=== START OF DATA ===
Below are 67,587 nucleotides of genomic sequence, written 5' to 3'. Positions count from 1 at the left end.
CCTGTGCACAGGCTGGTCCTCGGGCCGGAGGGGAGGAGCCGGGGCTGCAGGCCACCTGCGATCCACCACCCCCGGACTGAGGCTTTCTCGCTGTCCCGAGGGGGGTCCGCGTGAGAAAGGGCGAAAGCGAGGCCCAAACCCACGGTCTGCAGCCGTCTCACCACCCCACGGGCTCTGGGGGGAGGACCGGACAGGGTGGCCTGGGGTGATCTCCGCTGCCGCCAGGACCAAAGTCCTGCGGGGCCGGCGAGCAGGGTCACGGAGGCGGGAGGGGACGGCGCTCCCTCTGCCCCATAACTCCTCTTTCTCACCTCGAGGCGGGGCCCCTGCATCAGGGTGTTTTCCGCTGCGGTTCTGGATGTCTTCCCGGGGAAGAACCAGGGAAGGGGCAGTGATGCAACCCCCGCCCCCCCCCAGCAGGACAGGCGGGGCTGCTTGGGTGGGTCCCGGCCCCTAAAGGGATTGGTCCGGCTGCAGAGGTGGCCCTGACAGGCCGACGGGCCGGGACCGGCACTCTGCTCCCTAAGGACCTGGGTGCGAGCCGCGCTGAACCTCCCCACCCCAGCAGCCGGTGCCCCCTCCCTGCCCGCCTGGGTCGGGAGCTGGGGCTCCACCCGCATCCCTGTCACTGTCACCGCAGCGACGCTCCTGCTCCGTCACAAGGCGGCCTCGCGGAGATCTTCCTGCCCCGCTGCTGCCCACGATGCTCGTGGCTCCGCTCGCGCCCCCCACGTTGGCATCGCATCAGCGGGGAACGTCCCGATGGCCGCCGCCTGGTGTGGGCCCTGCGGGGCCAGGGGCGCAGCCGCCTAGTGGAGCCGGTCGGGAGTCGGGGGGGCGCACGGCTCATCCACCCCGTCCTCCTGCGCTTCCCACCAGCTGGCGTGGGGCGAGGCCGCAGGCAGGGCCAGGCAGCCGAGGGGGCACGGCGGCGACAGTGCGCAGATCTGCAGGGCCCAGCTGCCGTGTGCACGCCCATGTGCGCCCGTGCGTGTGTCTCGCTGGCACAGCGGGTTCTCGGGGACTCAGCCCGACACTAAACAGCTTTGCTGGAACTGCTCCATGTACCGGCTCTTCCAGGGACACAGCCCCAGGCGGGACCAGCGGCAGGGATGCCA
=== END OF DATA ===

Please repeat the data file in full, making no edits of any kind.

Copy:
Below are 67,587 nucleotides of genomic sequence, written 5' to 3'. Positions count from 1 at the left end.
CCTGTGCACAGGCTGGTCCTCGGGCCGGAGGGGAGGAGCCGGGGCTGCAGGCCACCTGCGATCCACCACCCCCGGACTGAGGCTTTCTCGCTGTCCCGAGGGGGGTCCGCGTGAGAAAGGGCGAAAGCGAGGCCCAAACCCACGGTCTGCAGCCGTCTCACCACCCCACGGGCTCTGGGGGGAGGACCGGACAGGGTGGCCTGGGGTGATCTCCGCTGCCGCCAGGACCAAAGTCCTGCGGGGCCGGCGAGCAGGGTCACGGAGGCGGGAGGGGACGGCGCTCCCTCTGCCCCATAACTCCTCTTTCTCACCTCGAGGCGGGGCCCCTGCATCAGGGTGTTTTCCGCTGCGGTTCTGGATGTCTTCCCGGGGAAGAACCAGGGAAGGGGCAGTGATGCAACCCCCGCCCCCCCCCAGCAGGACAGGCGGGGCTGCTTGGGTGGGTCCCGGCCCCTAAAGGGATTGGTCCGGCTGCAGAGGTGGCCCTGACAGGCCGACGGGCCGGGACCGGCACTCTGCTCCCTAAGGACCTGGGTGCGAGCCGCGCTGAACCTCCCCACCCCAGCAGCCGGTGCCCCCTCCCTGCCCGCCTGGGTCGGGAGCTGGGGCTCCACCCGCATCCCTGTCACTGTCACCGCAGCGACGCTCCTGCTCCGTCACAAGGCGGCCTCGCGGAGATCTTCCTGCCCCGCTGCTGCCCACGATGCTCGTGGCTCCGCTCGCGCCCCCCACGTTGGCATCGCATCAGCGGGGAACGTCCCGATGGCCGCCGCCTGGTGTGGGCCCTGCGGGGCCAGGGGCGCAGCCGCCTAGTGGAGCCGGTCGGGAGTCGGGGGGGCGCACGGCTCATCCACCCCGTCCTCCTGCGCTTCCCACCAGCTGGCGTGGGGCGAGGCCGCAGGCAGGGCCAGGCAGCCGAGGGGGCACGGCGGCGACAGTGCGCAGATCTGCAGGGCCCAGCTGCCGTGTGCACGCCCATGTGCGCCCGTGCGTGTGTCTCGCTGGCACAGCGGGTTCTCGGGGACTCAGCCCGACACTAAACAGCTTTGCTGGAACTGCTCCATGTACCGGCTCTTCCAGGGACACAGCCCCAGGCGGGACCAGCGGCAGGGATGCCA